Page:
Read on for more information about ways that VTA is planning to speed up buses, and how you can help. The meeting on February 5th was the first step in a campaign to support bus speedups – if you’d like to participate, sign this Santa Clara County petition and this San Mateo County petition, and we’ll reach out to you with opportunities.
Why slower buses are really bad, and how to speed them up
Between 1988-2016, VTA average bus speeds have decreased by 20%. This slowdown reflects an increase in traffic congestion before Covid and illustrates how high car-use is an equity issue by slowing down transit for lower income transit riders. When bus speeds slow down, VTA has to allocate more resources (i.e. buses/drivers) to operate the same amount of service, decreasing the amount of service it can operate with the same amount of funds. Coupled with disinvestment in transit, this relationship between bus speeds and service levels has created a vicious cycle that harms those most dependent on transit in Santa Clara County.
While this is a grim picture, the vicious cycle hints at a simple solution: if slower speeds means less potential service, then faster bus speeds would allow VTA to operate more service with the same resources. More frequent service and increased reliability drives up ridership, reducing congestion, allowing for even faster bus speeds, even further helping those who are dependent on the bus.
VTA’s fast transit program used this concept as the basis for its resultant transit speed policy, adopted in 2019, and went on to study the agency’s declining speed and reliability.
Currently, VTA’s buses spend 15% of their time stopped at signals, 17% stopped in traffic, 29% of time spent dwelling at bus stops, and only 39% of their time in motion. VTA is looking at transit signal priority (TSP) to reduce time stopped at signals, bus stop balancing and expedited boarding to reduce dwell times, and eventually at quick-build bus lanes to reduce time spent in traffic. While VTA is working closely with local governments, infrastructure changes such as quick-build bus lanes will require public support to pressure local politicians to advocate for transit users.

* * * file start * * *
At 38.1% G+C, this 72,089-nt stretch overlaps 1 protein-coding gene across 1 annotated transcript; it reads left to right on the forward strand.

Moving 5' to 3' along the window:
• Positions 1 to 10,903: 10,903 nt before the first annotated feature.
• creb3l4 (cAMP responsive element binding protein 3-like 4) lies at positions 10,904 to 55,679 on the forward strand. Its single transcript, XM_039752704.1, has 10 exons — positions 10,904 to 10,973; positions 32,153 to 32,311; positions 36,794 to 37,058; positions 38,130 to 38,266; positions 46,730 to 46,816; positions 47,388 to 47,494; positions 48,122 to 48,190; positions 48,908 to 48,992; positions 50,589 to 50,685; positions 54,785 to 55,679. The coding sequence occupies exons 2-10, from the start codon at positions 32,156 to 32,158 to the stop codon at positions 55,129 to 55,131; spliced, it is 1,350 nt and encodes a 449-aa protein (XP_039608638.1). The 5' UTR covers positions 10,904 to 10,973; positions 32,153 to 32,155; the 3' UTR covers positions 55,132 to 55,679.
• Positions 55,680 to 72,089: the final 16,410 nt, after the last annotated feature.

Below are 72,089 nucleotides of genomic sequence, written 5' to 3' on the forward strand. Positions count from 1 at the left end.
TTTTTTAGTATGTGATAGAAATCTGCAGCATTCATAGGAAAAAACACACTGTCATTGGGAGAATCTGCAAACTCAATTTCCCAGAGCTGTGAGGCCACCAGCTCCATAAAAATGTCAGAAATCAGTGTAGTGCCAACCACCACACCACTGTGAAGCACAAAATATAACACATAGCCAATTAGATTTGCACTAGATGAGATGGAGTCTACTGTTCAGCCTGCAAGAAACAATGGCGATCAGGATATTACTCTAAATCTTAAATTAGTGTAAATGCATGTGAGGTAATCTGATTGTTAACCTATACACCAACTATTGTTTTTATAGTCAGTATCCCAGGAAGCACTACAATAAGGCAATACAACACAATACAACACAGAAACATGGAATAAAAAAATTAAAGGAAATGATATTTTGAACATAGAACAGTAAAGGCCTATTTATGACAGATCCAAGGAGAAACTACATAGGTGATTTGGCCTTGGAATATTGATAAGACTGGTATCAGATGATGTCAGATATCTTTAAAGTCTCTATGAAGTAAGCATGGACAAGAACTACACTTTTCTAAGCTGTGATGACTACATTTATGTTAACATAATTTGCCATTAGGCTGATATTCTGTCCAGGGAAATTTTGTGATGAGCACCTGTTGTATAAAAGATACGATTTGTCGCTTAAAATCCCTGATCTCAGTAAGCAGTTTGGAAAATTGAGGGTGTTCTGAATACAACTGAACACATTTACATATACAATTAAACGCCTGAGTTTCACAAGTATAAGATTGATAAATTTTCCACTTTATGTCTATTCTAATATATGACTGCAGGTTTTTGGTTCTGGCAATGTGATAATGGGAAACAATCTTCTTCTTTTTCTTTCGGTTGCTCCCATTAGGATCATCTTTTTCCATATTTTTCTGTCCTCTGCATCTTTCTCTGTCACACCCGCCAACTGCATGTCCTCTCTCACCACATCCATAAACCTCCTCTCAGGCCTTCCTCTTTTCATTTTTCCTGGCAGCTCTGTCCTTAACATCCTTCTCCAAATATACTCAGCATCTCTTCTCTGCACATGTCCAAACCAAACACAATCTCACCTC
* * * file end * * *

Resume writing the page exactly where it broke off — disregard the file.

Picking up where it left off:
Transit Signal Priority (TSP)
TSP provides transit with priority at a signal, reducing the amount of time spent waiting at intersections. TSP requires intersections and transit vehicles to be equipped with communication technologies because intersections must know when a transit vehicle is approaching. Then it can prioritize the transit vehicle’s passage through the intersection, either by extending a green light or shortening the time of the red light.
TSP is different from signal preemption. Signal preemption immediately interrupts the cycle in progress to almost completely eliminate the bus wait time; in other words, if a bus approaches a red light, the red light will immediately be triggered in all other directions, meaning that the bus’ light will turn green as soon as possible. While preemption would result in lower transit dwell times, VTA is not considering it at this time due to larger impacts at the intersection. Signal preemption might be something to push VTA on, since it seems that an anticipated backlash from drivers is the worry here, as opposed to safety.
Regardless of whether preemption or signal priority is pursued, VTA needs support from the public as it collaborates with cities, given that they control their intersections.
Bus stop balancing and all-door boarding
To reduce bus stop dwell times, VTA is engaging in a bus stop rebalancing project to identify how to better space out its bus stops without reducing ridership or making people walk too far, while also reducing the number of times that the bus stops. Additionally, reducing boarding times is a crucial step to reducing dwell times. It takes on average 2 seconds to board with clipper, versus 15 seconds to board with cash. About 20% of frequent network fares are paid with cash. Expanding clipper use to this group would reduce boarding times. Furthermore, in response to the pandemic, VTA moved to rear-door boarding and paused fare collection. Moving to all-door boarding post-pandemic will help reduce boarding times, and public support is necessary to push VTA in this direction.
Quick-build bus lanes
While VTA has not developed a specific program for iterating quick-build bus lanes, the agency has articulated its desire to put transit infrastructure on the ground quickly, and use the benefits garnered from quick build bus lanes to gain support for longer term transit projects along the way. VTA is currently researching the feasibility of peak hour bus lanes that are bike lanes/parking lanes in other hours. VTA is currently looking at shorter segments, i.e. adding bus lanes at problem intersections.
Summary & Action
The travel time savings from all of these proposed improvements would be cumulative. For example, on Stevens Creek boulevard, peak-hour bus lanes added to faster boarding and transit signal priority could get 25% travel time savings, a vast improvement that requires local cooperation with VTA.
VTA has tried to speed up bus service before but received opposition. However, given shifting political winds and a greater focus on equity in transportation, now is an opportunity to work with local governments in Santa Clara County to adopt transit-first/faster transit policies and work with VTA to implement quick-build bus lanes and transit signal priority, among other reforms.
There will be upcoming advocacy meetings and opportunities to influence cities in the faster bus direction. Sign onto these petitions to stay in touch on initiatives in Santa Clara County and San Mateo County.
Sone time should be spent on straightening the routes and removing kinks.